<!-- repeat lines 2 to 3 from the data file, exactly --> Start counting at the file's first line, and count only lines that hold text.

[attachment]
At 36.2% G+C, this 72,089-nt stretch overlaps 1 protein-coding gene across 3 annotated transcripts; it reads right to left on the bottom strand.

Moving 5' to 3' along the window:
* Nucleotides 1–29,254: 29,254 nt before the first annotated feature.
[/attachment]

Moving 5' to 3' along the window:
* Nucleotides 1–29,254: 29,254 nt before the first annotated feature.